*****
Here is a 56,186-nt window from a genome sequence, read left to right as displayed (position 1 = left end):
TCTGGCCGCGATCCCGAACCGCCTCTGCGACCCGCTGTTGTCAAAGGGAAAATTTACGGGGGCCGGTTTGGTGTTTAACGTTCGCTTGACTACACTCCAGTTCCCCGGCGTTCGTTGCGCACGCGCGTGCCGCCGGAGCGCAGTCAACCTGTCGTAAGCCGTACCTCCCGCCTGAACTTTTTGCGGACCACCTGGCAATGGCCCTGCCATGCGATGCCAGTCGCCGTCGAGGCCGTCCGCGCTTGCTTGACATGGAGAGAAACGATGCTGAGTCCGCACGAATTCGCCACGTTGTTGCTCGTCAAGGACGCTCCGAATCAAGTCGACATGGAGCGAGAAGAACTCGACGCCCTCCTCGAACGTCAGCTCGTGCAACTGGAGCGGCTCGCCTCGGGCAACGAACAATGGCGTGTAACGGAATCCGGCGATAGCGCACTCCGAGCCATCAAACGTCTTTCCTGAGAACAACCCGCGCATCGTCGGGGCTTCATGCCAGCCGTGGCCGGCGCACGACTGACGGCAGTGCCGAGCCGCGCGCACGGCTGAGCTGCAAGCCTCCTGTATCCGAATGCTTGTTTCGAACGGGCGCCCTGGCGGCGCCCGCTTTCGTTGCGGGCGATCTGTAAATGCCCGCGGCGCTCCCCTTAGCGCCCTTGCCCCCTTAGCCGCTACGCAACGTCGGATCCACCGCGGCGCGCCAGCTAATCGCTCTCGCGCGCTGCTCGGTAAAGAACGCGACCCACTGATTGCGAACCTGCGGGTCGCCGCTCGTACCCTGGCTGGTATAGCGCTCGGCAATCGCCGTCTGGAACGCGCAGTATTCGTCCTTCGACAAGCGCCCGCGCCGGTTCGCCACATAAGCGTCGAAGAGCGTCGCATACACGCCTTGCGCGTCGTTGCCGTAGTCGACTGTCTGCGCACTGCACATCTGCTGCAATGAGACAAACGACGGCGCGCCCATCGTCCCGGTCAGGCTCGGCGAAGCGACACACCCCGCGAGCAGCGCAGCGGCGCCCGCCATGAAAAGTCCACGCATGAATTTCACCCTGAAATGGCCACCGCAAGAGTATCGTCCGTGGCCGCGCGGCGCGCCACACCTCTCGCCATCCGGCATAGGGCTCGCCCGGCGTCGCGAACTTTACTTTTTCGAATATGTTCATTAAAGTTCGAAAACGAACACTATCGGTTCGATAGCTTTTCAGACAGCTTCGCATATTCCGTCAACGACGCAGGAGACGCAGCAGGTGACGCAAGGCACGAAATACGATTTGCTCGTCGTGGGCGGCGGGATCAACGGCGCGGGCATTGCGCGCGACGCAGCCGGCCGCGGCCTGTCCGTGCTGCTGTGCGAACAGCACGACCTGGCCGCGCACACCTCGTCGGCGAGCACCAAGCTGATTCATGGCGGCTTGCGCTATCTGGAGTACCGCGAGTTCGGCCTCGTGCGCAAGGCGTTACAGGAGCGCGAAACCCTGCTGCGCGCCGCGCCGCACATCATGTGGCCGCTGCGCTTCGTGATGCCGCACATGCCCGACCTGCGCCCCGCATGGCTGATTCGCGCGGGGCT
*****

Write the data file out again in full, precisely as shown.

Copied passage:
Here is a 56,186-nt window from a genome sequence, read left to right as displayed (position 1 = left end):
TCTGGCCGCGATCCCGAACCGCCTCTGCGACCCGCTGTTGTCAAAGGGAAAATTTACGGGGGCCGGTTTGGTGTTTAACGTTCGCTTGACTACACTCCAGTTCCCCGGCGTTCGTTGCGCACGCGCGTGCCGCCGGAGCGCAGTCAACCTGTCGTAAGCCGTACCTCCCGCCTGAACTTTTTGCGGACCACCTGGCAATGGCCCTGCCATGCGATGCCAGTCGCCGTCGAGGCCGTCCGCGCTTGCTTGACATGGAGAGAAACGATGCTGAGTCCGCACGAATTCGCCACGTTGTTGCTCGTCAAGGACGCTCCGAATCAAGTCGACATGGAGCGAGAAGAACTCGACGCCCTCCTCGAACGTCAGCTCGTGCAACTGGAGCGGCTCGCCTCGGGCAACGAACAATGGCGTGTAACGGAATCCGGCGATAGCGCACTCCGAGCCATCAAACGTCTTTCCTGAGAACAACCCGCGCATCGTCGGGGCTTCATGCCAGCCGTGGCCGGCGCACGACTGACGGCAGTGCCGAGCCGCGCGCACGGCTGAGCTGCAAGCCTCCTGTATCCGAATGCTTGTTTCGAACGGGCGCCCTGGCGGCGCCCGCTTTCGTTGCGGGCGATCTGTAAATGCCCGCGGCGCTCCCCTTAGCGCCCTTGCCCCCTTAGCCGCTACGCAACGTCGGATCCACCGCGGCGCGCCAGCTAATCGCTCTCGCGCGCTGCTCGGTAAAGAACGCGACCCACTGATTGCGAACCTGCGGGTCGCCGCTCGTACCCTGGCTGGTATAGCGCTCGGCAATCGCCGTCTGGAACGCGCAGTATTCGTCCTTCGACAAGCGCCCGCGCCGGTTCGCCACATAAGCGTCGAAGAGCGTCGCATACACGCCTTGCGCGTCGTTGCCGTAGTCGACTGTCTGCGCACTGCACATCTGCTGCAATGAGACAAACGACGGCGCGCCCATCGTCCCGGTCAGGCTCGGCGAAGCGACACACCCCGCGAGCAGCGCAGCGGCGCCCGCCATGAAAAGTCCACGCATGAATTTCACCCTGAAATGGCCACCGCAAGAGTATCGTCCGTGGCCGCGCGGCGCGCCACACCTCTCGCCATCCGGCATAGGGCTCGCCCGGCGTCGCGAACTTTACTTTTTCGAATATGTTCATTAAAGTTCGAAAACGAACACTATCGGTTCGATAGCTTTTCAGACAGCTTCGCATATTCCGTCAACGACGCAGGAGACGCAGCAGGTGACGCAAGGCACGAAATACGATTTGCTCGTCGTGGGCGGCGGGATCAACGGCGCGGGCATTGCGCGCGACGCAGCCGGCCGCGGCCTGTCCGTGCTGCTGTGCGAACAGCACGACCTGGCCGCGCACACCTCGTCGGCGAGCACCAAGCTGATTCATGGCGGCTTGCGCTATCTGGAGTACCGCGAGTTCGGCCTCGTGCGCAAGGCGTTACAGGAGCGCGAAACCCTGCTGCGCGCCGCGCCGCACATCATGTGGCCGCTGCGCTTCGTGATGCCGCACATGCCCGACCTGCGCCCCGCATGGCTGATTCGCGCGGGGCT